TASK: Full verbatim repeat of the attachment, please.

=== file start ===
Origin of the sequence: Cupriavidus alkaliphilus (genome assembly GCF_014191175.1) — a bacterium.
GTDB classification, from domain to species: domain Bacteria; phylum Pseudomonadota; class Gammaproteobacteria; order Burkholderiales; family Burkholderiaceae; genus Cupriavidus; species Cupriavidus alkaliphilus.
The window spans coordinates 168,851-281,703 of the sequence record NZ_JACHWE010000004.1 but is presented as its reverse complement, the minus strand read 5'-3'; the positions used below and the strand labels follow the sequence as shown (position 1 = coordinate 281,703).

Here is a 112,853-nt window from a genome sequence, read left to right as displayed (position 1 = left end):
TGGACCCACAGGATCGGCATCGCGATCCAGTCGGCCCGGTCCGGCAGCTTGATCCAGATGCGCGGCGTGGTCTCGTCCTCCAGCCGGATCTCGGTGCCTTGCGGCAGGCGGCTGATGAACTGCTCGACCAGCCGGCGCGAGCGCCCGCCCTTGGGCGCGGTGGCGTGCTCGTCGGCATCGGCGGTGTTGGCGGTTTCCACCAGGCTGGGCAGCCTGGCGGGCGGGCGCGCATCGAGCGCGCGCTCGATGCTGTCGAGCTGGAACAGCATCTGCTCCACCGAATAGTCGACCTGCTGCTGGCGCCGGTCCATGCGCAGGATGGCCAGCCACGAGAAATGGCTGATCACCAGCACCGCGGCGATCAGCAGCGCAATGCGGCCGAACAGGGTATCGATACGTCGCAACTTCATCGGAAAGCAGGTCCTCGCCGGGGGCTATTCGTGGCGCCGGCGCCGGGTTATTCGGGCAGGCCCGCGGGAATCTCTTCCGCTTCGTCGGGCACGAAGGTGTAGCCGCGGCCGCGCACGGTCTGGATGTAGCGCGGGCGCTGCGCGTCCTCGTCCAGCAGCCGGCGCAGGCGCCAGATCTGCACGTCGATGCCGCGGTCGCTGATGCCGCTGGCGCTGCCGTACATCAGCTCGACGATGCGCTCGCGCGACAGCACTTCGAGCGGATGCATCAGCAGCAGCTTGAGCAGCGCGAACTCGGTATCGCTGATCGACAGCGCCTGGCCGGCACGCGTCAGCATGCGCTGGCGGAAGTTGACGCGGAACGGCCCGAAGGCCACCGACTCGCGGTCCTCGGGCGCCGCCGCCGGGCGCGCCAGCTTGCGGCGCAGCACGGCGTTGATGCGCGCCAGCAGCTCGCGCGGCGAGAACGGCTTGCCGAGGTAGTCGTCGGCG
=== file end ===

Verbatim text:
Origin of the sequence: Cupriavidus alkaliphilus (genome assembly GCF_014191175.1) — a bacterium.
GTDB classification, from domain to species: domain Bacteria; phylum Pseudomonadota; class Gammaproteobacteria; order Burkholderiales; family Burkholderiaceae; genus Cupriavidus; species Cupriavidus alkaliphilus.
The window spans coordinates 168,851-281,703 of the sequence record NZ_JACHWE010000004.1 but is presented as its reverse complement, the minus strand read 5'-3'; the positions used below and the strand labels follow the sequence as shown (position 1 = coordinate 281,703).

Here is a 112,853-nt window from a genome sequence, read left to right as displayed (position 1 = left end):
TGGACCCACAGGATCGGCATCGCGATCCAGTCGGCCCGGTCCGGCAGCTTGATCCAGATGCGCGGCGTGGTCTCGTCCTCCAGCCGGATCTCGGTGCCTTGCGGCAGGCGGCTGATGAACTGCTCGACCAGCCGGCGCGAGCGCCCGCCCTTGGGCGCGGTGGCGTGCTCGTCGGCATCGGCGGTGTTGGCGGTTTCCACCAGGCTGGGCAGCCTGGCGGGCGGGCGCGCATCGAGCGCGCGCTCGATGCTGTCGAGCTGGAACAGCATCTGCTCCACCGAATAGTCGACCTGCTGCTGGCGCCGGTCCATGCGCAGGATGGCCAGCCACGAGAAATGGCTGATCACCAGCACCGCGGCGATCAGCAGCGCAATGCGGCCGAACAGGGTATCGATACGTCGCAACTTCATCGGAAAGCAGGTCCTCGCCGGGGGCTATTCGTGGCGCCGGCGCCGGGTTATTCGGGCAGGCCCGCGGGAATCTCTTCCGCTTCGTCGGGCACGAAGGTGTAGCCGCGGCCGCGCACGGTCTGGATGTAGCGCGGGCGCTGCGCGTCCTCGTCCAGCAGCCGGCGCAGGCGCCAGATCTGCACGTCGATGCCGCGGTCGCTGATGCCGCTGGCGCTGCCGTACATCAGCTCGACGATGCGCTCGCGCGACAGCACTTCGAGCGGATGCATCAGCAGCAGCTTGAGCAGCGCGAACTCGGTATCGCTGATCGACAGCGCCTGGCCGGCACGCGTCAGCATGCGCTGGCGGAAGTTGACGCGGAACGGCCCGAAGGCCACCGACTCGCGGTCCTCGGGCGCCGCCGCCGGGCGCGCCAGCTTGCGGCGCAGCACGGCGTTGATGCGCGCCAGCAGCTCGCGCGGCGAGAACGGCTTGCCGAGGTAGTCGTCGGCG